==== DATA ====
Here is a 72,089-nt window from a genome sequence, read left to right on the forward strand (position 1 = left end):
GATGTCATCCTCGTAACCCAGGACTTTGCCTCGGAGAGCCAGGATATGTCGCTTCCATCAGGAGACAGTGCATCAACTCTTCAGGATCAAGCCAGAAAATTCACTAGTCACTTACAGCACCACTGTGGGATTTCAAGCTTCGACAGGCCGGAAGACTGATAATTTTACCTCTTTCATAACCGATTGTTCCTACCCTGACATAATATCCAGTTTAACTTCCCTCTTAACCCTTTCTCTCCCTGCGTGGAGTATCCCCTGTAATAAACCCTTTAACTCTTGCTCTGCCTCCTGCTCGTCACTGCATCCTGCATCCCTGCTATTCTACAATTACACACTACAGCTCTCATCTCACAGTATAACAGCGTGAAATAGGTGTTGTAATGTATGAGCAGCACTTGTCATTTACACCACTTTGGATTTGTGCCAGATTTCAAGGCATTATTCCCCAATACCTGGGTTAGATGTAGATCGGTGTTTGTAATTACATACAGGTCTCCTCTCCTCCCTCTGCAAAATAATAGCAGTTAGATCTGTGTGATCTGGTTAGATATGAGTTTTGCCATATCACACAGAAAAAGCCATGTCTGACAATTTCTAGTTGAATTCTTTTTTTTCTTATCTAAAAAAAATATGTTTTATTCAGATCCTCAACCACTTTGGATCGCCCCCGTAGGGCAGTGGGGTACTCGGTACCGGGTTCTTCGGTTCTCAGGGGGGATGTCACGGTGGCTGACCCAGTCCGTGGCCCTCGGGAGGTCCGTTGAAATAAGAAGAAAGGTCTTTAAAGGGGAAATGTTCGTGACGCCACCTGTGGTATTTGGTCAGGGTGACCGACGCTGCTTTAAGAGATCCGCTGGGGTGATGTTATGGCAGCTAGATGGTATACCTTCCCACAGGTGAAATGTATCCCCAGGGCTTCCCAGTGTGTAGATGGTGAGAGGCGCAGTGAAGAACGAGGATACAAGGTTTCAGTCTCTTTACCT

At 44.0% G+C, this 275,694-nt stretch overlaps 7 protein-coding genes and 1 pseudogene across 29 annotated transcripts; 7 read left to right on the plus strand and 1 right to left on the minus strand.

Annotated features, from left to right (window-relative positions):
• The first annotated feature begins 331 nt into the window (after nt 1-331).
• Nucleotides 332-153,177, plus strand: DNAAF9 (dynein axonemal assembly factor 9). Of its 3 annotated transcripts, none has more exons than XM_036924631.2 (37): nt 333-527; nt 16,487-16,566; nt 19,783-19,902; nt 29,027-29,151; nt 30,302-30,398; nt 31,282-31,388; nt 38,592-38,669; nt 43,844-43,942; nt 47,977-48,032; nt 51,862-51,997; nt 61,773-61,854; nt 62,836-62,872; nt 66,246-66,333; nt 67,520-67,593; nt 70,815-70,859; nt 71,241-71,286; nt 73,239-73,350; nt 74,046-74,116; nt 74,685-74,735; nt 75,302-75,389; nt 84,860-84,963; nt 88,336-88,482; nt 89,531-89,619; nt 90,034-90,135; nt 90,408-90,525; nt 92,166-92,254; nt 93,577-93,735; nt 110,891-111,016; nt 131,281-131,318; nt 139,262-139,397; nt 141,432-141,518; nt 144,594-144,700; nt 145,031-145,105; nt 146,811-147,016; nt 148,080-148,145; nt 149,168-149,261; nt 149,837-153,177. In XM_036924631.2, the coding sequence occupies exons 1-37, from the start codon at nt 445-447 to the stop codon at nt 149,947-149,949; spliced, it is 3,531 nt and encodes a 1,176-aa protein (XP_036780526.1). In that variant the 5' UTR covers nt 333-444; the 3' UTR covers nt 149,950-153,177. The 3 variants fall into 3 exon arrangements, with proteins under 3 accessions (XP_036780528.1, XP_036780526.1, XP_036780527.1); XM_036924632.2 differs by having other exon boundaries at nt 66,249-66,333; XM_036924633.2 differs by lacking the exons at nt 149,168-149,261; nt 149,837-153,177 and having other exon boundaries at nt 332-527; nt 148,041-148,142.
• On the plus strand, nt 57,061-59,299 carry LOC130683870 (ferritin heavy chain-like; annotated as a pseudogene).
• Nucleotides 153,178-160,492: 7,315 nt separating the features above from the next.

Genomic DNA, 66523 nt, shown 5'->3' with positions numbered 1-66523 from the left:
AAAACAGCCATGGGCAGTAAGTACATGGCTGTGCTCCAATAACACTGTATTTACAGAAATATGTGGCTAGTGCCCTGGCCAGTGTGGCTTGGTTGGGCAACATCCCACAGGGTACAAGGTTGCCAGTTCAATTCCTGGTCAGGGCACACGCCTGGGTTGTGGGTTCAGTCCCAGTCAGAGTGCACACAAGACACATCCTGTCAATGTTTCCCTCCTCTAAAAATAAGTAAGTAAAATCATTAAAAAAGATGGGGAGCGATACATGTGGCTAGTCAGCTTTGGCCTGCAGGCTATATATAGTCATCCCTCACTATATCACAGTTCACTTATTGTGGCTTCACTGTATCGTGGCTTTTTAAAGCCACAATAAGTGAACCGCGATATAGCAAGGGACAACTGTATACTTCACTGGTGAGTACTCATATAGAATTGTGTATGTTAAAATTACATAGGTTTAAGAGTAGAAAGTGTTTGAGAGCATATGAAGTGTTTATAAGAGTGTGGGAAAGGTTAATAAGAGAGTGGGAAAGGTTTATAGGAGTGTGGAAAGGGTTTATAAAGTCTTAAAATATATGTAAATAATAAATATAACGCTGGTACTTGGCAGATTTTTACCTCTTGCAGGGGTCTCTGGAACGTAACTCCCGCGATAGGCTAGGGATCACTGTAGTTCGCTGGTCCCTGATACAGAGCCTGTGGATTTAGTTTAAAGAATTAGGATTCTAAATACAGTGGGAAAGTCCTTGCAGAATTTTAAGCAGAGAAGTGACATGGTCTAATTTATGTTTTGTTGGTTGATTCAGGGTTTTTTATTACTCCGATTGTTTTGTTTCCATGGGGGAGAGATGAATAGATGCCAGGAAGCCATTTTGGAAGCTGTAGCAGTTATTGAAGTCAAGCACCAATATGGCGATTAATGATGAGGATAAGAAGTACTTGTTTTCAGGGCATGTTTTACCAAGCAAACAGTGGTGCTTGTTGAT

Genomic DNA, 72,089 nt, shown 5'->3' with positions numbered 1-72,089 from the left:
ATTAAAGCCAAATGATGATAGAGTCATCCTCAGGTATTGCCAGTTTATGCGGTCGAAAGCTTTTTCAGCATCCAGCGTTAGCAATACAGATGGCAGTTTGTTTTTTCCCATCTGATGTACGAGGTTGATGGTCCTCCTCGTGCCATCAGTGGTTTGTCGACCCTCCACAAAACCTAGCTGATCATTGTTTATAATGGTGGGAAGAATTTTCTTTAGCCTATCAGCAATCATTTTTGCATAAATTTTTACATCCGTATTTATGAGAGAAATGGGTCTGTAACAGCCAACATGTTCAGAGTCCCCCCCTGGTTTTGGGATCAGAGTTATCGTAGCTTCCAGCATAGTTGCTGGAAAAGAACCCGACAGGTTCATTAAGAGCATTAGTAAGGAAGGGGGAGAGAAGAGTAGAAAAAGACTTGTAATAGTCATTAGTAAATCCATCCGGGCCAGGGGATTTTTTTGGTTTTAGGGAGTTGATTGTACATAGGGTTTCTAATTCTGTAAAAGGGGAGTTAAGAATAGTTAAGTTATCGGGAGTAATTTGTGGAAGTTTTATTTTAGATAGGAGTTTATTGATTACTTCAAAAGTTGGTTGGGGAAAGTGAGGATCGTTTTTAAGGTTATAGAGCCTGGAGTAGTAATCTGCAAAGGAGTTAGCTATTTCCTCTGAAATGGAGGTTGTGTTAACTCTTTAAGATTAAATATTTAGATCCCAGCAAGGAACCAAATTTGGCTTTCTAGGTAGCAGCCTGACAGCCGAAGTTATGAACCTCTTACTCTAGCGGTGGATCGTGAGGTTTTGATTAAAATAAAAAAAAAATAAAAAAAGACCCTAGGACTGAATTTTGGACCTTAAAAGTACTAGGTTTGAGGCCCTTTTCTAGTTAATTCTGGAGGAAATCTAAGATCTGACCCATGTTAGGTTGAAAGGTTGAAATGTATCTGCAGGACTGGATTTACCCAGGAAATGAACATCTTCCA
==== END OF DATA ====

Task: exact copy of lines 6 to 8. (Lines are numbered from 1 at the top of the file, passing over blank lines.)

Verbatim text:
• Nucleotides 332-153,177, plus strand: DNAAF9 (dynein axonemal assembly factor 9). Of its 3 annotated transcripts, none has more exons than XM_036924631.2 (37): nt 333-527; nt 16,487-16,566; nt 19,783-19,902; nt 29,027-29,151; nt 30,302-30,398; nt 31,282-31,388; nt 38,592-38,669; nt 43,844-43,942; nt 47,977-48,032; nt 51,862-51,997; nt 61,773-61,854; nt 62,836-62,872; nt 66,246-66,333; nt 67,520-67,593; nt 70,815-70,859; nt 71,241-71,286; nt 73,239-73,350; nt 74,046-74,116; nt 74,685-74,735; nt 75,302-75,389; nt 84,860-84,963; nt 88,336-88,482; nt 89,531-89,619; nt 90,034-90,135; nt 90,408-90,525; nt 92,166-92,254; nt 93,577-93,735; nt 110,891-111,016; nt 131,281-131,318; nt 139,262-139,397; nt 141,432-141,518; nt 144,594-144,700; nt 145,031-145,105; nt 146,811-147,016; nt 148,080-148,145; nt 149,168-149,261; nt 149,837-153,177. In XM_036924631.2, the coding sequence occupies exons 1-37, from the start codon at nt 445-447 to the stop codon at nt 149,947-149,949; spliced, it is 3,531 nt and encodes a 1,176-aa protein (XP_036780526.1). In that variant the 5' UTR covers nt 333-444; the 3' UTR covers nt 149,950-153,177. The 3 variants fall into 3 exon arrangements, with proteins under 3 accessions (XP_036780528.1, XP_036780526.1, XP_036780527.1); XM_036924632.2 differs by having other exon boundaries at nt 66,249-66,333; XM_036924633.2 differs by lacking the exons at nt 149,168-149,261; nt 149,837-153,177 and having other exon boundaries at nt 332-527; nt 148,041-148,142.
• On the plus strand, nt 57,061-59,299 carry LOC130683870 (ferritin heavy chain-like; annotated as a pseudogene).
• Nucleotides 153,178-160,492: 7,315 nt separating the features above from the next.